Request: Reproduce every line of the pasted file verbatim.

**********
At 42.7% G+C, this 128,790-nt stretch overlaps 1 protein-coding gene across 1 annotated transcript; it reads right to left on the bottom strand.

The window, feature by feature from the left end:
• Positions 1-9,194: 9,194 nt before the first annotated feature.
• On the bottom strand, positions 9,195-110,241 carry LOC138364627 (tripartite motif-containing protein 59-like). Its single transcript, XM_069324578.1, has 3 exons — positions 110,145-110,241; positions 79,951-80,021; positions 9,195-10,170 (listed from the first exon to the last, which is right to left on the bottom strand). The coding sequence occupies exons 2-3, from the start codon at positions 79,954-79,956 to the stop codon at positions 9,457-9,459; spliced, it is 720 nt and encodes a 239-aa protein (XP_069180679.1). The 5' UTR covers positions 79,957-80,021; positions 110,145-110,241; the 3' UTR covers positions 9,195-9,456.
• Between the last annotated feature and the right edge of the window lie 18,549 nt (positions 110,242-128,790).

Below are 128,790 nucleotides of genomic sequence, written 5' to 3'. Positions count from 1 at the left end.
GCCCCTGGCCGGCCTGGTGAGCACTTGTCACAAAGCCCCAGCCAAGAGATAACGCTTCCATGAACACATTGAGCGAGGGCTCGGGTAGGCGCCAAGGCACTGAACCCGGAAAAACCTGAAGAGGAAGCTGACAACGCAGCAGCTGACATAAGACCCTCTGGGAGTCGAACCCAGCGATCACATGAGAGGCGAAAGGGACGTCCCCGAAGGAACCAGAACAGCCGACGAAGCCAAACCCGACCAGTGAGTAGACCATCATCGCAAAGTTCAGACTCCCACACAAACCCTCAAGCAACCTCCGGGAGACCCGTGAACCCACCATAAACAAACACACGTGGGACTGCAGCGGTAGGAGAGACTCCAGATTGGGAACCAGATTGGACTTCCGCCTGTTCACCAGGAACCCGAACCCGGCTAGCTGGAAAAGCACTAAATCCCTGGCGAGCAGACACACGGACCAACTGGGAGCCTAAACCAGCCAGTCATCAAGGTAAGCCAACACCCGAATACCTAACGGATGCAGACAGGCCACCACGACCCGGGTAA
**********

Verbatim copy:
At 42.7% G+C, this 128,790-nt stretch overlaps 1 protein-coding gene across 1 annotated transcript; it reads right to left on the bottom strand.

The window, feature by feature from the left end:
• Positions 1-9,194: 9,194 nt before the first annotated feature.
• On the bottom strand, positions 9,195-110,241 carry LOC138364627 (tripartite motif-containing protein 59-like). Its single transcript, XM_069324578.1, has 3 exons — positions 110,145-110,241; positions 79,951-80,021; positions 9,195-10,170 (listed from the first exon to the last, which is right to left on the bottom strand). The coding sequence occupies exons 2-3, from the start codon at positions 79,954-79,956 to the stop codon at positions 9,457-9,459; spliced, it is 720 nt and encodes a 239-aa protein (XP_069180679.1). The 5' UTR covers positions 79,957-80,021; positions 110,145-110,241; the 3' UTR covers positions 9,195-9,456.
• Between the last annotated feature and the right edge of the window lie 18,549 nt (positions 110,242-128,790).

Below are 128,790 nucleotides of genomic sequence, written 5' to 3'. Positions count from 1 at the left end.
GCCCCTGGCCGGCCTGGTGAGCACTTGTCACAAAGCCCCAGCCAAGAGATAACGCTTCCATGAACACATTGAGCGAGGGCTCGGGTAGGCGCCAAGGCACTGAACCCGGAAAAACCTGAAGAGGAAGCTGACAACGCAGCAGCTGACATAAGACCCTCTGGGAGTCGAACCCAGCGATCACATGAGAGGCGAAAGGGACGTCCCCGAAGGAACCAGAACAGCCGACGAAGCCAAACCCGACCAGTGAGTAGACCATCATCGCAAAGTTCAGACTCCCACACAAACCCTCAAGCAACCTCCGGGAGACCCGTGAACCCACCATAAACAAACACACGTGGGACTGCAGCGGTAGGAGAGACTCCAGATTGGGAACCAGATTGGACTTCCGCCTGTTCACCAGGAACCCGAACCCGGCTAGCTGGAAAAGCACTAAATCCCTGGCGAGCAGACACACGGACCAACTGGGAGCCTAAACCAGCCAGTCATCAAGGTAAGCCAACACCCGAATACCTAACGGATGCAGACAGGCCACCACGACCCGGGTAA